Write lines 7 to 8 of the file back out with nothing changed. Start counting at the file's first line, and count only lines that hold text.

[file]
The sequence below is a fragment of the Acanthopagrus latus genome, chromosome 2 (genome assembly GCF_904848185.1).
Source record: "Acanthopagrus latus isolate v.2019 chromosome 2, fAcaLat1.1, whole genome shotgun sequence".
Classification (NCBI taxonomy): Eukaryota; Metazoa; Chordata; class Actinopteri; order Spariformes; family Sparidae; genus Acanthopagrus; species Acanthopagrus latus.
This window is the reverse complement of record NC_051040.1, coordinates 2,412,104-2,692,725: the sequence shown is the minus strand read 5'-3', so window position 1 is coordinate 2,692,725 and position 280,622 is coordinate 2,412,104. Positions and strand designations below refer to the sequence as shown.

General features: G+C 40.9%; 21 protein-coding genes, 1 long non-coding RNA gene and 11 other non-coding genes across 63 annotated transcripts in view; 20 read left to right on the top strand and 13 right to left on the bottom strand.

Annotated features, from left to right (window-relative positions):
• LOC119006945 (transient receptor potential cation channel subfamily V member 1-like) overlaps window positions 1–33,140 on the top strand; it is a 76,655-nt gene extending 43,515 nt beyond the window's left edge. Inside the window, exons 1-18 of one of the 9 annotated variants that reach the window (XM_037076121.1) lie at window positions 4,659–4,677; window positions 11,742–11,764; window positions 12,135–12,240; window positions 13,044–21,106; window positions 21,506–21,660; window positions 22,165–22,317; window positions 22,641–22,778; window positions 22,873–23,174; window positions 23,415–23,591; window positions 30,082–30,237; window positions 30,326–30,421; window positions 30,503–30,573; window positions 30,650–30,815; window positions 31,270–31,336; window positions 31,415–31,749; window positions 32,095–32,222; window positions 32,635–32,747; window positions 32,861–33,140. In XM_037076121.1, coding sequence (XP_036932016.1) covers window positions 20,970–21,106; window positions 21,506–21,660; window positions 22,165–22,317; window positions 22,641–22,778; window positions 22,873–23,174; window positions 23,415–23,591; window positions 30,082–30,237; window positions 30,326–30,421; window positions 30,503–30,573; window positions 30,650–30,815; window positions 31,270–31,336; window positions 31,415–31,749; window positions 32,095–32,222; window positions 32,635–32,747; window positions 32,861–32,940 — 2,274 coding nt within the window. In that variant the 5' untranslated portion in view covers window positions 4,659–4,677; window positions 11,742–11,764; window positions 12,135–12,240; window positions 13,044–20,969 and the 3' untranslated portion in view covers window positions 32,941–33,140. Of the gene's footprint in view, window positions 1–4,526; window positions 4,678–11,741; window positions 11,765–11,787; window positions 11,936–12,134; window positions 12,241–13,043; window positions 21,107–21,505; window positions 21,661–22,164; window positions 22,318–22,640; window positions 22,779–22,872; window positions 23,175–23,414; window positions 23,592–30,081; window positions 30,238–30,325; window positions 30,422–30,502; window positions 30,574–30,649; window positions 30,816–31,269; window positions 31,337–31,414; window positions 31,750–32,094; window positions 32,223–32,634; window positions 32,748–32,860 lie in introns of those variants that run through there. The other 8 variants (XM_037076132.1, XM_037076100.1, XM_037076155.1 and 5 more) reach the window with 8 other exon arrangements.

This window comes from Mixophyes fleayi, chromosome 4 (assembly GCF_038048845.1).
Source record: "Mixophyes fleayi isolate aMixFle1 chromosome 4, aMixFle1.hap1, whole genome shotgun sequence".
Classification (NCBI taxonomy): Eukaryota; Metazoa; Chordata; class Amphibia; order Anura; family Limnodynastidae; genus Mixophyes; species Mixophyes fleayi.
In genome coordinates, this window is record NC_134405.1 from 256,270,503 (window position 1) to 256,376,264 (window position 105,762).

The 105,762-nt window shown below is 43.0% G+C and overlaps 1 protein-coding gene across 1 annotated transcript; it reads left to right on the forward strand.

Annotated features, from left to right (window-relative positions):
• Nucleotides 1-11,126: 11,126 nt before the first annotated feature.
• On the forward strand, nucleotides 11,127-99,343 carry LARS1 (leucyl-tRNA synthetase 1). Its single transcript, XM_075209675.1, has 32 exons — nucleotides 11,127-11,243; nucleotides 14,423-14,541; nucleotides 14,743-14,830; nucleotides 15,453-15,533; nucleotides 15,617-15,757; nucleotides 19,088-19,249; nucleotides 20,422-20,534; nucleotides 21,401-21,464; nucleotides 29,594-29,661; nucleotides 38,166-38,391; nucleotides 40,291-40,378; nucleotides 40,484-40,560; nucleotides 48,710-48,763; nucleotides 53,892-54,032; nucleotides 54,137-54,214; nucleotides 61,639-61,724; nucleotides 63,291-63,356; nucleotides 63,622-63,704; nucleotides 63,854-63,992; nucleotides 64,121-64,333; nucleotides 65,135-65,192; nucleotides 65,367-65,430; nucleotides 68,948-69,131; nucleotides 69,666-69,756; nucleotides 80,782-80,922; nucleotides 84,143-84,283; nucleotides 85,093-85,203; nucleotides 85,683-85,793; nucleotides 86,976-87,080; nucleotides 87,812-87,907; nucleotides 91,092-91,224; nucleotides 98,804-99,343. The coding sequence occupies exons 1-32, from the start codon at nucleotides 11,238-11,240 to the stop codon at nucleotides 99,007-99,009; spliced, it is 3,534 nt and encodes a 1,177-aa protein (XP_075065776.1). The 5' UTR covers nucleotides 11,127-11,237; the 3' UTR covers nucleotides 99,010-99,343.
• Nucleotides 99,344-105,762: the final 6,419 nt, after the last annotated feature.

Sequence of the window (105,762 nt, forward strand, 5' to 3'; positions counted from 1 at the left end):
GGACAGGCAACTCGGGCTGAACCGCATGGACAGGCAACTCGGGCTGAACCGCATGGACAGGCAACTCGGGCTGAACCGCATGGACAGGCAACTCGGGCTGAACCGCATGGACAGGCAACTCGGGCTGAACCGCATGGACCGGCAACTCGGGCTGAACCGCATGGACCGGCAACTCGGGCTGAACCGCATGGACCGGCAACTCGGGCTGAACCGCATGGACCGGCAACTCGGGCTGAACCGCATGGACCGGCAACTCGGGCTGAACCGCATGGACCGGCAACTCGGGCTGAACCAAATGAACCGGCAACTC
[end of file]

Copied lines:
• LOC119006945 (transient receptor potential cation channel subfamily V member 1-like) overlaps window positions 1–33,140 on the top strand; it is a 76,655-nt gene extending 43,515 nt beyond the window's left edge. Inside the window, exons 1-18 of one of the 9 annotated variants that reach the window (XM_037076121.1) lie at window positions 4,659–4,677; window positions 11,742–11,764; window positions 12,135–12,240; window positions 13,044–21,106; window positions 21,506–21,660; window positions 22,165–22,317; window positions 22,641–22,778; window positions 22,873–23,174; window positions 23,415–23,591; window positions 30,082–30,237; window positions 30,326–30,421; window positions 30,503–30,573; window positions 30,650–30,815; window positions 31,270–31,336; window positions 31,415–31,749; window positions 32,095–32,222; window positions 32,635–32,747; window positions 32,861–33,140. In XM_037076121.1, coding sequence (XP_036932016.1) covers window positions 20,970–21,106; window positions 21,506–21,660; window positions 22,165–22,317; window positions 22,641–22,778; window positions 22,873–23,174; window positions 23,415–23,591; window positions 30,082–30,237; window positions 30,326–30,421; window positions 30,503–30,573; window positions 30,650–30,815; window positions 31,270–31,336; window positions 31,415–31,749; window positions 32,095–32,222; window positions 32,635–32,747; window positions 32,861–32,940 — 2,274 coding nt within the window. In that variant the 5' untranslated portion in view covers window positions 4,659–4,677; window positions 11,742–11,764; window positions 12,135–12,240; window positions 13,044–20,969 and the 3' untranslated portion in view covers window positions 32,941–33,140. Of the gene's footprint in view, window positions 1–4,526; window positions 4,678–11,741; window positions 11,765–11,787; window positions 11,936–12,134; window positions 12,241–13,043; window positions 21,107–21,505; window positions 21,661–22,164; window positions 22,318–22,640; window positions 22,779–22,872; window positions 23,175–23,414; window positions 23,592–30,081; window positions 30,238–30,325; window positions 30,422–30,502; window positions 30,574–30,649; window positions 30,816–31,269; window positions 31,337–31,414; window positions 31,750–32,094; window positions 32,223–32,634; window positions 32,748–32,860 lie in introns of those variants that run through there. The other 8 variants (XM_037076132.1, XM_037076100.1, XM_037076155.1 and 5 more) reach the window with 8 other exon arrangements.

This window comes from Mixophyes fleayi, chromosome 4 (assembly GCF_038048845.1).